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Rendition I depicts the infamous scene from Abu Ghraib prison of a detainee who has been chained to the wall in a stress position, wearing only a hood and pants. This image is readily available on the internet and was shown continually on the television news. The prolonged exposure to the horror and brutality of this violent act resulted in a state of sensory overload in the viewer. We became apathetic and indifferent to the individual's plight. By denying us eye contact with the victim it was difficult to respond and yet, by seeing this inhumane treatment of a prisoner we are a witness to the act and are, therefore, in some way culpable.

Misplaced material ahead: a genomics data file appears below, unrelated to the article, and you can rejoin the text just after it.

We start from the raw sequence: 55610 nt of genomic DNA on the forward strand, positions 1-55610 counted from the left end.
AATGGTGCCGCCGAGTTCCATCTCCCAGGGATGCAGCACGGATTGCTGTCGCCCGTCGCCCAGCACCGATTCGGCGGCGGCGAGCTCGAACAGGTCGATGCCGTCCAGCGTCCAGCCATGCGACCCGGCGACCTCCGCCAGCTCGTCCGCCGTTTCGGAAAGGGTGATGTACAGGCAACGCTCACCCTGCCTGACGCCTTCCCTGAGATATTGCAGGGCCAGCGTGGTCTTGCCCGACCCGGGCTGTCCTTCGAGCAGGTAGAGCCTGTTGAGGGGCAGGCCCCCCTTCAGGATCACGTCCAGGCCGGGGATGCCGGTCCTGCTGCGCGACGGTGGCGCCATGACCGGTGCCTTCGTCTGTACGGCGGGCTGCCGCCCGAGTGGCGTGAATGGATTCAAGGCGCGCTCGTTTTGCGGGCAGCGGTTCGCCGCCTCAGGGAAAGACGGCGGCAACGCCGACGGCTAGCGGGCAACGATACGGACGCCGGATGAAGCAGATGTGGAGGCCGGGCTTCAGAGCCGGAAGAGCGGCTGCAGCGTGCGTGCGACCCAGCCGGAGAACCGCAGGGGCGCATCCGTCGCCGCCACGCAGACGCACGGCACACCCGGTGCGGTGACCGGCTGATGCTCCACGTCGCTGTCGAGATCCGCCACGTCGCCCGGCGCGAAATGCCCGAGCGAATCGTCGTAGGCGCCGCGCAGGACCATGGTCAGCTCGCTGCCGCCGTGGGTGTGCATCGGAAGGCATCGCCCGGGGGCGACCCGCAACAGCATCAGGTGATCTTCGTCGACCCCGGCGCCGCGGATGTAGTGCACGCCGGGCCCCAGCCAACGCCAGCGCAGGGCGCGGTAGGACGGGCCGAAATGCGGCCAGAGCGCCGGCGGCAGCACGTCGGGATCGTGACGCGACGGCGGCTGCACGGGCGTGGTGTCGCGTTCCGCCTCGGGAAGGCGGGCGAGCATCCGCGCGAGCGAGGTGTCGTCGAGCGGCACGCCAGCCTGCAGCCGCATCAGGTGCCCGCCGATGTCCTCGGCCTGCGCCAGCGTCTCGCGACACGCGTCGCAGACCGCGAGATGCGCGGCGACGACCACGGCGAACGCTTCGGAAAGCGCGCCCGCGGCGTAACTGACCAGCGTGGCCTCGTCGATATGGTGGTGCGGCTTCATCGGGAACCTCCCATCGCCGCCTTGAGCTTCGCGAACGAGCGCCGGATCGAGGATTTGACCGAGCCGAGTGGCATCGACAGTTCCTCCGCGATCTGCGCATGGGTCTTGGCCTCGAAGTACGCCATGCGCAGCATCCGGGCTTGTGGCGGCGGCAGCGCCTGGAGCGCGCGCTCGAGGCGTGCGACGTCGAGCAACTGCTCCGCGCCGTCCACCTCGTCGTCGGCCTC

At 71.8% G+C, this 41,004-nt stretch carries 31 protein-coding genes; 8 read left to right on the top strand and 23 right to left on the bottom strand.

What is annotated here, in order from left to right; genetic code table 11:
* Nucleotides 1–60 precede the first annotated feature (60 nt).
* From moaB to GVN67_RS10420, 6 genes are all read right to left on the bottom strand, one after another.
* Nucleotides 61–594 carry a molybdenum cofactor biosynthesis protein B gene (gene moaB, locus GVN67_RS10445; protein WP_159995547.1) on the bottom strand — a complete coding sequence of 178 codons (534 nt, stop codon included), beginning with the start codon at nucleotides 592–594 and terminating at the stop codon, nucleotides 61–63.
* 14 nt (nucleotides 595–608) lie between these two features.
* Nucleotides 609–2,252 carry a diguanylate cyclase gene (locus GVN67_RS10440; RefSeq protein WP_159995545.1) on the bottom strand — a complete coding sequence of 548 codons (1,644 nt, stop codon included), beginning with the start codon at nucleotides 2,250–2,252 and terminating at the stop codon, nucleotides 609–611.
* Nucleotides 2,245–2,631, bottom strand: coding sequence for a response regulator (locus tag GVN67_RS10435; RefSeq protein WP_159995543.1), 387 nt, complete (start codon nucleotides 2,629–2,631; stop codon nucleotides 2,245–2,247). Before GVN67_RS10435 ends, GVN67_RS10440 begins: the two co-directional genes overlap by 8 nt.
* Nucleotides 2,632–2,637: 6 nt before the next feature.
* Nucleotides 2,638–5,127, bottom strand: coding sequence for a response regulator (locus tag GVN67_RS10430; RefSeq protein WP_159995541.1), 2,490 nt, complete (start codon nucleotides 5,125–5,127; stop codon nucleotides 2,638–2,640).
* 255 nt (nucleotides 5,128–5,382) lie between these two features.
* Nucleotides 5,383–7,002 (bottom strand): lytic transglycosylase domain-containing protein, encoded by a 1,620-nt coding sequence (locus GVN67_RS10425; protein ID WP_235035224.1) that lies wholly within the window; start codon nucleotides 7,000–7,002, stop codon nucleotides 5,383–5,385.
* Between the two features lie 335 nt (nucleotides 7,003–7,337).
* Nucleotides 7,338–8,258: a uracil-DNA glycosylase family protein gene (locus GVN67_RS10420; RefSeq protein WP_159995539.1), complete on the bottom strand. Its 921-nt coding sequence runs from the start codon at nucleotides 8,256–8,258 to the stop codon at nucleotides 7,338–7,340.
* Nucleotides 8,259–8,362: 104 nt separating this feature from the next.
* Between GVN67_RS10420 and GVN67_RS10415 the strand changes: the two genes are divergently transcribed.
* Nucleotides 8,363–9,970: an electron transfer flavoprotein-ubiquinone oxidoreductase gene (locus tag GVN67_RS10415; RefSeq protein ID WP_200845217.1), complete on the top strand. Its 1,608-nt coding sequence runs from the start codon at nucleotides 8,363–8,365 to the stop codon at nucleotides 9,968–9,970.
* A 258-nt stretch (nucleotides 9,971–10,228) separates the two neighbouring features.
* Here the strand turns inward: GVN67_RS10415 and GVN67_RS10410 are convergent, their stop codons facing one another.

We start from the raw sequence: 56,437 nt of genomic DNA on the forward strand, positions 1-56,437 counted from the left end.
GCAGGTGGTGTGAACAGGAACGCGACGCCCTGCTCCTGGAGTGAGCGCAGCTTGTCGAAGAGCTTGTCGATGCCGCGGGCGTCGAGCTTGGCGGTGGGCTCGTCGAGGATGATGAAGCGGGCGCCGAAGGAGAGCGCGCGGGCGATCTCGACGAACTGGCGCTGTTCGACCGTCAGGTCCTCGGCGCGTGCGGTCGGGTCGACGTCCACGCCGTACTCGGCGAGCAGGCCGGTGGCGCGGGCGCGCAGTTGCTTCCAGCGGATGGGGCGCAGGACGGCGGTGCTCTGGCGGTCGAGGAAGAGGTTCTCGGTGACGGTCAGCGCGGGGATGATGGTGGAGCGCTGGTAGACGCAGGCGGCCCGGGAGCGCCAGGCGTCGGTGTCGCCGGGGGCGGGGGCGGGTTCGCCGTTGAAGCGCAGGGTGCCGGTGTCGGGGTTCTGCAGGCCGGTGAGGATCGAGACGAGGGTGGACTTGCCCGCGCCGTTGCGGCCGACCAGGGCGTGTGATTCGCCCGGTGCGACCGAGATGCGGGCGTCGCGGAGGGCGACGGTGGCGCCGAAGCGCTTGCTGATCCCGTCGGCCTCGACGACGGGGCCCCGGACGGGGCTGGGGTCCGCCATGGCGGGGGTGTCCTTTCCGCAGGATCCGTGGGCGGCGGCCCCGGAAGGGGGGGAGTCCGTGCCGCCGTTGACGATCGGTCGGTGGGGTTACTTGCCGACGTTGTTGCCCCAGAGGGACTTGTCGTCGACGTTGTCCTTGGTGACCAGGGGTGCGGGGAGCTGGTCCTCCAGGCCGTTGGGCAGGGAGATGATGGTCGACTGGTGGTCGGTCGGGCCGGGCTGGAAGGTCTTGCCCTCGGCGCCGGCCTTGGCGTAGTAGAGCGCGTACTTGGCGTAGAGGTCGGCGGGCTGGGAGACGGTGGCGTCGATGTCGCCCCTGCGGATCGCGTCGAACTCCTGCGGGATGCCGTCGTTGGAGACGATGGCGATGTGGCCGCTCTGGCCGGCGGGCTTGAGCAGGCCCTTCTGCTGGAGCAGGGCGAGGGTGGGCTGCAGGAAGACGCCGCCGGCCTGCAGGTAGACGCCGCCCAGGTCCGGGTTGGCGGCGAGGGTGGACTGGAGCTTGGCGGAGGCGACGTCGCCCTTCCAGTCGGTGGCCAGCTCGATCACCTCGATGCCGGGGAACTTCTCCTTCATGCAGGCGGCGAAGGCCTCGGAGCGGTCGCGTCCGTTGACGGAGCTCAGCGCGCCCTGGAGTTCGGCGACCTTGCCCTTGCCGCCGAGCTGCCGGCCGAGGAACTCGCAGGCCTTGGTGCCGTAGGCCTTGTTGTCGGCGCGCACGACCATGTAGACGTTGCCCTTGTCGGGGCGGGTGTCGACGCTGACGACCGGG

I am interested in the power of governments and the covert way in which they use violence to maintain control. Our government and the allied forces in Iraq have taken prisoners and subjected them to torture. These people have been held captive and denied basic human rights as defined by the Geneva Convention. Rather than prisoners of war they have been labelled as illegal combatants and as such are not protected by international law. We are able to hold them for indefinite periods of time in prisons outside our own legal jurisdiction and use torture methods to interrogate them. They are denied contact with the outside world and are forgotten. 

In painting this man onto a British military uniform I hoped to imply a sense of responsibility and record our involvement in these heinous acts of war. I see the painting simply as a form of action, mediating between culpability and vulnerability and activity and passivity. This piece is designed to hang.